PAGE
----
So, I took a stab at implementing a module for classes which want to 
emulate numerical types.  And eventually I decided that due to Ruby's
dynamic typing, it is possible to be completely general in this 
implementation.  So, I wrote an "Operable" module.

Any class which imports "Operable" must define a method called "lhs".
This will return its value when used as the left-hand side of an
operator expression.  That way, it is easy to make any class usable
in expressions by default:

module Operable
  def [](idx); lhs[idx]; end
  def []=(idx,rhs); lhs[idx]=rhs; end
  def **; rhs ** lhs; end
  def ~; ~lhs; end
  def +@; +lhs; end
  def -@; -lhs; end
  def +(rhs); lhs + rhs; end
  def -(rhs); lhs - rhs; end
  def *(rhs); lhs * rhs; end
  def /(rhs); lhs / rhs; end
  def %(rhs); lhs % rhs; end
  def >>(rhs); lhs >> rhs; end
  def <<(rhs); lhs << rhs; end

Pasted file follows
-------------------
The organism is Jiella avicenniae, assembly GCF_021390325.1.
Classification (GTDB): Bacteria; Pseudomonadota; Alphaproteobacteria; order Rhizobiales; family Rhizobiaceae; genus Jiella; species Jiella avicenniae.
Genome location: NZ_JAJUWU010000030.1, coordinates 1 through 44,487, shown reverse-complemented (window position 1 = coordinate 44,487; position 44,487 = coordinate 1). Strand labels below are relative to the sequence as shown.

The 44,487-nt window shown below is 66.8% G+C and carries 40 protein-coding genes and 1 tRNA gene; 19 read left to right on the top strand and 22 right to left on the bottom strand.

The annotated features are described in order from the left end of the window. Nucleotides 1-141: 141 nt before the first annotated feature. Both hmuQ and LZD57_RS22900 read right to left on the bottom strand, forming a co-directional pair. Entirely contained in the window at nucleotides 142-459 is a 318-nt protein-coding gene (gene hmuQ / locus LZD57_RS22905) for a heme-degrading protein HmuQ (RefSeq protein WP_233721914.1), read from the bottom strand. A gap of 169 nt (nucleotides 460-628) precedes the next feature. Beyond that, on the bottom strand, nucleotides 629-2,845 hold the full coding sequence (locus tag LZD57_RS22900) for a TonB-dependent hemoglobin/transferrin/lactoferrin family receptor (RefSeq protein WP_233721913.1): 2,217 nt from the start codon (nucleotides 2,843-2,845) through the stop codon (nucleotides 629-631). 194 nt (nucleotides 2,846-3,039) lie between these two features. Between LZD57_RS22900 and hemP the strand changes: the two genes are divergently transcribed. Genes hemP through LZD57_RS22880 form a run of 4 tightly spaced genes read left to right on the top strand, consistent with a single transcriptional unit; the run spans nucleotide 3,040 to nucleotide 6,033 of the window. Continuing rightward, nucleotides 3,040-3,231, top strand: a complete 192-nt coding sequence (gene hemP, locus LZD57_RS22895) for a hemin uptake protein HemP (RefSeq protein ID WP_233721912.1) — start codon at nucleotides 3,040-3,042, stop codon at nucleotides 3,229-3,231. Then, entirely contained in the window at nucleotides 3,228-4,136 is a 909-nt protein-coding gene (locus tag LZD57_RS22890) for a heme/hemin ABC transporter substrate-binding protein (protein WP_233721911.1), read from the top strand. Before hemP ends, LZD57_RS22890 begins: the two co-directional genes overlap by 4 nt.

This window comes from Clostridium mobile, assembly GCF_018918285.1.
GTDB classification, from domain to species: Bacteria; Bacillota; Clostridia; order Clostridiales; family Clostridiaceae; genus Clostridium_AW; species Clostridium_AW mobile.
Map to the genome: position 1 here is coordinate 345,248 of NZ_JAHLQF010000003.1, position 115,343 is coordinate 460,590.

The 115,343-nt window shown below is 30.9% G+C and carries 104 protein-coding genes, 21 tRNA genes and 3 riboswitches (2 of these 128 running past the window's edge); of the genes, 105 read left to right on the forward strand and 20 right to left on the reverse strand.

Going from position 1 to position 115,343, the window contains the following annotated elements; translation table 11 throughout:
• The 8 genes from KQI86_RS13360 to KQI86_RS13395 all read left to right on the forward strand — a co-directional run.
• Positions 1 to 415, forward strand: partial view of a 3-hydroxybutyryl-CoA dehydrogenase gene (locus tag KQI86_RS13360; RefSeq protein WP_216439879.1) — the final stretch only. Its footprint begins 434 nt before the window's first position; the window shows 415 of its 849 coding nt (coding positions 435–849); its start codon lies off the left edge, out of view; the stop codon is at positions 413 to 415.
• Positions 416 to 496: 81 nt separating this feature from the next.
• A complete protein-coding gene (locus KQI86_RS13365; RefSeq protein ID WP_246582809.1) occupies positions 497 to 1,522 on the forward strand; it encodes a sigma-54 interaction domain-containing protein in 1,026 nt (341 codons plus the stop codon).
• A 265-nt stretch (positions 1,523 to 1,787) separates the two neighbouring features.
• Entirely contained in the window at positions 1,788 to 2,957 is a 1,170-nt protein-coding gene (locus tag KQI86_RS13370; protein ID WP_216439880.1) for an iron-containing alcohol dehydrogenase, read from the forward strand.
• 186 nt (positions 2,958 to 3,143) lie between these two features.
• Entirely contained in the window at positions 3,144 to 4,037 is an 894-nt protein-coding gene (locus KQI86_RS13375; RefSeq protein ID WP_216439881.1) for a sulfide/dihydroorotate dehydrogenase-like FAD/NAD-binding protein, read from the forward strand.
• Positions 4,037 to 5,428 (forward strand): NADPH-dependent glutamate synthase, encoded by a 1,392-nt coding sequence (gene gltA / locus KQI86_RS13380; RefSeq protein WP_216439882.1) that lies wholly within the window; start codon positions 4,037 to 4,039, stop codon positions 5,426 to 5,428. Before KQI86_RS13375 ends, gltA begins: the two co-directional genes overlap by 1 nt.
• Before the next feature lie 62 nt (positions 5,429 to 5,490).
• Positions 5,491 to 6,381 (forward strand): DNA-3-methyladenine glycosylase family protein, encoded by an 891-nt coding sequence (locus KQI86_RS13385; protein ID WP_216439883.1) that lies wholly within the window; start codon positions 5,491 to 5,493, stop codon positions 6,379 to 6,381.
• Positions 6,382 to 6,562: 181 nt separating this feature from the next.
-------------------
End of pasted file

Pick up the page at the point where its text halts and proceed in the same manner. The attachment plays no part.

def &(rhs); lhs & rhs; end
  def ^(rhs); lhs ^ rhs; end
  def |(rhs); lhs | rhs; end
  def <=(rhs); lhs <= rhs; end
  def <(rhs); lhs < rhs; end
  def >(rhs); lhs > rhs; end
  def >=(rhs); lhs >= rhs; end
  def <=>(rhs); lhs <=> rhs; end
  def ==(rhs); lhs == rhs; end
  def ===(rhs); lhs === rhs; end
  def =~(rhs); lhs =~ rhs; end
end

Additionally, I wrote another module called "Integerlike" (I couldn't
think of a better name for it), which extends Operable to be
specifically Integerlike by calling the class's to_int method:

module Integerlike
  include Operable
  def lhs; to_int; end
end

My eventual goal is to end up with a module which can be imported into
any class in order to make that class work like a built-in type
(probably will eventually be one module for each of integer, string,
etc.).  Any feedback is welcome.

--Mirian